Greek Prime Minister Appears To Concede, But Europe Holds To A Hard Line
Three days after closing banks and the Athens stock exchange, and after defaulting on a payment to the International Monetary Fund that was due yesterday, Greece’s Prime Minister appears to be signaling that he’s ready to concede to most of the changes that his nations creditors are looking for:
ATHENS — An unexpected new effort by Greece to compromise with its creditors on a bailout package prompted a cool response from most of the rest of Europe on Wednesday as the financial pressures on Athens intensified and efforts to find a way out of the crisis remained chaotic.
On another day of twists and turns, Prime Minister Alexis Tsipras’s government reversed course and said it would be willing to accept many of the terms of a bailout package that it had previously rejected, if they are part of a broader deal to address the country’s funding needs for the next two years.
While reviving hopes for a deal to end Greece’s latest financial crisis, the seeming reversal by Mr. Tsipras further underscored the confusion over his strategy as well as over where the monthslong muddle of negotiations now stood. The sudden turn of events raised questions about what offer was actually still on the table for Greece, whether Mr. Tsipras would still go ahead with a referendum scheduled for Sunday on a deal and, if so, what deal Greeks would actually be voting on.
In a letter sent on Tuesday to the creditors — the European Central Bank, the International Monetary Fund and other eurozone countries — Mr. Tsipras said Greece was “prepared to accept” a deal set out publicly over the weekend by the creditors, with small modifications to some of the central points of contention: pension cuts and tax increases. In the letter, released publicly on Wednesday, Mr. Tsipras linked Greece’s acceptance of the terms to a new package of bailout aid that would need to be negotiated.
The development initially raised the prospect of progress in resolving a financial crisis that has sent shudders through global markets and deeply strained European unity. President François Hollande of France called for talks in the hopes of getting a deal by the weekend, saying, according to Agence-France Presse: “We need to be clear. The time for a deal is now.”
But other European leaders, fed up with Mr. Tsipras and in no mood for quick compromise, dashed any hopes of an immediate breakthrough.
Chancellor Angela Merkel of Germany responded by repeating her position that there should be no further negotiations until Greece holds the referendum on Sunday — a vote that many European leaders hoped would amount to a rebuke of Mr. Tsipras.
Any further talks are likely to be complex and contentious. An existing bailout agreement expired at midnight Tuesday, meaning that Greece and its creditors would have to start over in assembling a package of aid and budget cuts. Moreover, many European officials remain deeply skeptical about whether Mr. Tsipras’s leftist government would implement the more painful elements of any agreement. The initial responses from European officials to the latest Greek proposal ranged from cautious to dismissive.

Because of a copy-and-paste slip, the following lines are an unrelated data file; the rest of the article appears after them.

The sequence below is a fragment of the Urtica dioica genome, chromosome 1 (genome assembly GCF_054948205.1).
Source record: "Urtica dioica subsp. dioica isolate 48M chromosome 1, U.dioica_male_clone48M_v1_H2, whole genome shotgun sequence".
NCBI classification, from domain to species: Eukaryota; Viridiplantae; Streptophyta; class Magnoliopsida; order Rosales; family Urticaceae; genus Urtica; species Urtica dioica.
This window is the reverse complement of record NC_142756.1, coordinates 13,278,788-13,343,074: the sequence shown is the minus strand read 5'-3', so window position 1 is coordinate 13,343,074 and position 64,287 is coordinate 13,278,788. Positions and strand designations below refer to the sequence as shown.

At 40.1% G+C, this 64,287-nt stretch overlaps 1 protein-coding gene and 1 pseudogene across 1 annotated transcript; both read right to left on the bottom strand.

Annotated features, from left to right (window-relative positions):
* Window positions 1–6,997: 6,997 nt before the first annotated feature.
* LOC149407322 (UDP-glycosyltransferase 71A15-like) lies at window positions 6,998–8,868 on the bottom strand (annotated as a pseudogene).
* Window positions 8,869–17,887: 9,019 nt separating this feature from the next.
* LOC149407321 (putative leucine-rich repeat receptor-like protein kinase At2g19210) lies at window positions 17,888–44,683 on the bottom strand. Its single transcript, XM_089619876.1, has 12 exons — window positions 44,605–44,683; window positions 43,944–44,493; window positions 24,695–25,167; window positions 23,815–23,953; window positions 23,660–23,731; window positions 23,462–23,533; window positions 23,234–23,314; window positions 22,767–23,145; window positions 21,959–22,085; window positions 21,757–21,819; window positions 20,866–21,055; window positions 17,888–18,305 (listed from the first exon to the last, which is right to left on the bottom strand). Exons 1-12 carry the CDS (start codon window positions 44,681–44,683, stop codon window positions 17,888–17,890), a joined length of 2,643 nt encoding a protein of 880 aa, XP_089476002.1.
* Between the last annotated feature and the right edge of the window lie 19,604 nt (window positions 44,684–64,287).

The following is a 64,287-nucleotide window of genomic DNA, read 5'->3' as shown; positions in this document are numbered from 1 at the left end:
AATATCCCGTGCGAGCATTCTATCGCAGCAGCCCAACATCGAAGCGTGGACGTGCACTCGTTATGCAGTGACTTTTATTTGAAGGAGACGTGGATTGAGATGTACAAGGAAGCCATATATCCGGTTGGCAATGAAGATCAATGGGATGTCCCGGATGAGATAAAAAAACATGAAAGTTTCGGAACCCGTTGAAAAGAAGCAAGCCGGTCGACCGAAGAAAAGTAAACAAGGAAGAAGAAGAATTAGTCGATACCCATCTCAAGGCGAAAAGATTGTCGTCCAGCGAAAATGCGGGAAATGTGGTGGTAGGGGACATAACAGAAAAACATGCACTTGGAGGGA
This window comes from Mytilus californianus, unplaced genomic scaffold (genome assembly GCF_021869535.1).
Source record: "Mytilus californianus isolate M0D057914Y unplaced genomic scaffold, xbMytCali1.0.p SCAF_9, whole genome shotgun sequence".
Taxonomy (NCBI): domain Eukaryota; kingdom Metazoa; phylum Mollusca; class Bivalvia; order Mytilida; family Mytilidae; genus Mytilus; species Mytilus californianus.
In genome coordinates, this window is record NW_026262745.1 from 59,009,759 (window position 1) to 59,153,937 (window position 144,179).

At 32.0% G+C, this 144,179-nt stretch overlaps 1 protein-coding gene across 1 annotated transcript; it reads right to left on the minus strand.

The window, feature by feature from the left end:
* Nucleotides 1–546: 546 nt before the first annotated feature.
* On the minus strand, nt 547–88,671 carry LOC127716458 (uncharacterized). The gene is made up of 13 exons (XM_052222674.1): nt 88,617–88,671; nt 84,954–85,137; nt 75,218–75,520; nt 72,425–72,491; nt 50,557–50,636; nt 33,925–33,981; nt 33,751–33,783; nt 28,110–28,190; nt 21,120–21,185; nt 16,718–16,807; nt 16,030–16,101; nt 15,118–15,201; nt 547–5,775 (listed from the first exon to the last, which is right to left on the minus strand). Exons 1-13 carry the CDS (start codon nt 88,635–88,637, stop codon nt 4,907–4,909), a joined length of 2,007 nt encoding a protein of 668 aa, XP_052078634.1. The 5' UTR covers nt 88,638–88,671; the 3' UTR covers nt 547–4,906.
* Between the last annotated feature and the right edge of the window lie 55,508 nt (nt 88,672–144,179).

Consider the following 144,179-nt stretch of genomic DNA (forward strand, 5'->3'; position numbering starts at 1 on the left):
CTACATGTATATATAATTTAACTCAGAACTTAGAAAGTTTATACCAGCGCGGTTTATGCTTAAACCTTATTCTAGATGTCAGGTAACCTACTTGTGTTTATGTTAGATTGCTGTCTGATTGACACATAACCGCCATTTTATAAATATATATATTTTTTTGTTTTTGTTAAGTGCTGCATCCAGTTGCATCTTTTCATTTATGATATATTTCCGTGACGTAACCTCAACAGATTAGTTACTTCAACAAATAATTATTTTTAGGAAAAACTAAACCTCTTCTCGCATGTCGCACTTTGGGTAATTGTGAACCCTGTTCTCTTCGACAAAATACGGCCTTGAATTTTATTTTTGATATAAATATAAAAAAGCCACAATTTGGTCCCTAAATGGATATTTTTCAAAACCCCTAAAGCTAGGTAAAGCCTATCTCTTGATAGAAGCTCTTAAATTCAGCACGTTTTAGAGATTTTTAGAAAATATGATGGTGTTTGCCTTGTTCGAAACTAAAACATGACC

Mr. Tsipras went on public television Wednesday afternoon, telling Greeks that they should vote no on the referendum to improve his negotiating position.
He said that despite European characterizations, the vote was simply about a deal on how to manage the country’s debt crisis and not a vote on whether to leave the euro as the country’s currency.
“No does not mean a rift with Europe,” he said. “But a return to a Europe with principles.”
With shelves full of leather-bound books in the background, he also assured his country that he would continue to negotiate this week and after the referendum. And he thanked Greeks for staying calm in hard times. “This situation is short term and will not go on for long,” he said.
Finance ministers from the countries using the euro were scheduled to confer later on Wednesday. They had turned aside a last-minute plea for help Tuesday night from Greece but left open the possibility that they would take up Greece’s request for a new round of aid.
The change of tone from Mr. Tsipras, who in recent days had vehemently opposed the terms sought by the creditors, came hours after Greece missed a debt payment to the I.M.F., leaving Greece effectively in default and raising the pressure on the country to find a solution to its rapidly escalating financial squeeze. With its banking system shut down and access to more aid cut off, Greece faced the prospect of further debt defaults and the possibility of being forced to abandon the euro as its currency.
The letter from Mr. Tsipras was first reported by The Financial Times. The report sent stock prices in Europe higher.